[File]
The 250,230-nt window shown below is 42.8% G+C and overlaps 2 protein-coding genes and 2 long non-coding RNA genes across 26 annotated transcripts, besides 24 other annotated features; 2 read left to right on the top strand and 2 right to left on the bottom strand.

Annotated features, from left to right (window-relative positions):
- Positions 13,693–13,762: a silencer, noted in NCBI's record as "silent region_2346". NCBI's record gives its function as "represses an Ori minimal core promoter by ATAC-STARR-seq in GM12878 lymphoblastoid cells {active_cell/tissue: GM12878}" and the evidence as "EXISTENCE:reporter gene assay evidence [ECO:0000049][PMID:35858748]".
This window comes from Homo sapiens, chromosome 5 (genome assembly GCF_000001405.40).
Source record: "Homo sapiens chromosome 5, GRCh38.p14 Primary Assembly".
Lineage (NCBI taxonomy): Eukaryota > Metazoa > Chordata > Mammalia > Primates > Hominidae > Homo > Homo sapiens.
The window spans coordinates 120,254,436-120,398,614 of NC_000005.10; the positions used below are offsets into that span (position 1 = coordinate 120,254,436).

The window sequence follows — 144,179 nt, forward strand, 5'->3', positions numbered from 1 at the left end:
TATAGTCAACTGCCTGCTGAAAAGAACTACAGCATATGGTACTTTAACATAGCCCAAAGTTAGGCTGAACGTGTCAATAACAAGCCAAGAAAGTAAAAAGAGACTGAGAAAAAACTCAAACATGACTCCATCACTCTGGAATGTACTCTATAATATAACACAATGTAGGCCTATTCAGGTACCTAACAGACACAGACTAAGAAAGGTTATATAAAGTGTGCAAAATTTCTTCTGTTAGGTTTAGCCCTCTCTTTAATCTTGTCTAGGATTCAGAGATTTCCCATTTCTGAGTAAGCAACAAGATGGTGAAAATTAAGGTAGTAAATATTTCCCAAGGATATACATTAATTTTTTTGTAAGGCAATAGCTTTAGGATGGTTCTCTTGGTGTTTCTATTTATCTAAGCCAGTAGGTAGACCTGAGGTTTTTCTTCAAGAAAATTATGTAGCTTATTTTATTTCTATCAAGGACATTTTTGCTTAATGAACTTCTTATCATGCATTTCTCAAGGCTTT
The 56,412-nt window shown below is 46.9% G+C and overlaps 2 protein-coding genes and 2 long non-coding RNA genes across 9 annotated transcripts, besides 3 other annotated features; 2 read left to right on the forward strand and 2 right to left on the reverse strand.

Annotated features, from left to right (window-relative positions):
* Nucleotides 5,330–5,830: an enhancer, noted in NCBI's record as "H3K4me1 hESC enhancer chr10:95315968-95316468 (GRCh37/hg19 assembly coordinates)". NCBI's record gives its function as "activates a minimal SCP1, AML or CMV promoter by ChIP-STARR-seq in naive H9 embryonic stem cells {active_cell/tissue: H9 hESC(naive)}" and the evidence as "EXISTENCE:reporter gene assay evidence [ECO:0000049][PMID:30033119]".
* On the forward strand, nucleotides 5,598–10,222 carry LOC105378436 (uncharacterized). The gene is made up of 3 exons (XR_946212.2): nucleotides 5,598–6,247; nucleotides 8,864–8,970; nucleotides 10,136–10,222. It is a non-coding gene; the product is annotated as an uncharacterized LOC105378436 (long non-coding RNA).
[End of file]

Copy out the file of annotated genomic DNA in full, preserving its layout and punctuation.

The 250,230-nt window shown below is 42.8% G+C and overlaps 2 protein-coding genes and 2 long non-coding RNA genes across 26 annotated transcripts, besides 24 other annotated features; 2 read left to right on the top strand and 2 right to left on the bottom strand.

Annotated features, from left to right (window-relative positions):
- Positions 13,693–13,762: a silencer, noted in NCBI's record as "silent region_2346". NCBI's record gives its function as "represses an Ori minimal core promoter by ATAC-STARR-seq in GM12878 lymphoblastoid cells {active_cell/tissue: GM12878}" and the evidence as "EXISTENCE:reporter gene assay evidence [ECO:0000049][PMID:35858748]".
This window comes from Homo sapiens, chromosome 5 (genome assembly GCF_000001405.40).
Source record: "Homo sapiens chromosome 5, GRCh38.p14 Primary Assembly".
Lineage (NCBI taxonomy): Eukaryota > Metazoa > Chordata > Mammalia > Primates > Hominidae > Homo > Homo sapiens.
The window spans coordinates 120,254,436-120,398,614 of NC_000005.10; the positions used below are offsets into that span (position 1 = coordinate 120,254,436).

The window sequence follows — 144,179 nt, forward strand, 5'->3', positions numbered from 1 at the left end:
TATAGTCAACTGCCTGCTGAAAAGAACTACAGCATATGGTACTTTAACATAGCCCAAAGTTAGGCTGAACGTGTCAATAACAAGCCAAGAAAGTAAAAAGAGACTGAGAAAAAACTCAAACATGACTCCATCACTCTGGAATGTACTCTATAATATAACACAATGTAGGCCTATTCAGGTACCTAACAGACACAGACTAAGAAAGGTTATATAAAGTGTGCAAAATTTCTTCTGTTAGGTTTAGCCCTCTCTTTAATCTTGTCTAGGATTCAGAGATTTCCCATTTCTGAGTAAGCAACAAGATGGTGAAAATTAAGGTAGTAAATATTTCCCAAGGATATACATTAATTTTTTTGTAAGGCAATAGCTTTAGGATGGTTCTCTTGGTGTTTCTATTTATCTAAGCCAGTAGGTAGACCTGAGGTTTTTCTTCAAGAAAATTATGTAGCTTATTTTATTTCTATCAAGGACATTTTTGCTTAATGAACTTCTTATCATGCATTTCTCAAGGCTTT
The 56,412-nt window shown below is 46.9% G+C and overlaps 2 protein-coding genes and 2 long non-coding RNA genes across 9 annotated transcripts, besides 3 other annotated features; 2 read left to right on the forward strand and 2 right to left on the reverse strand.

Annotated features, from left to right (window-relative positions):
* Nucleotides 5,330–5,830: an enhancer, noted in NCBI's record as "H3K4me1 hESC enhancer chr10:95315968-95316468 (GRCh37/hg19 assembly coordinates)". NCBI's record gives its function as "activates a minimal SCP1, AML or CMV promoter by ChIP-STARR-seq in naive H9 embryonic stem cells {active_cell/tissue: H9 hESC(naive)}" and the evidence as "EXISTENCE:reporter gene assay evidence [ECO:0000049][PMID:30033119]".
* On the forward strand, nucleotides 5,598–10,222 carry LOC105378436 (uncharacterized). The gene is made up of 3 exons (XR_946212.2): nucleotides 5,598–6,247; nucleotides 8,864–8,970; nucleotides 10,136–10,222. It is a non-coding gene; the product is annotated as an uncharacterized LOC105378436 (long non-coding RNA).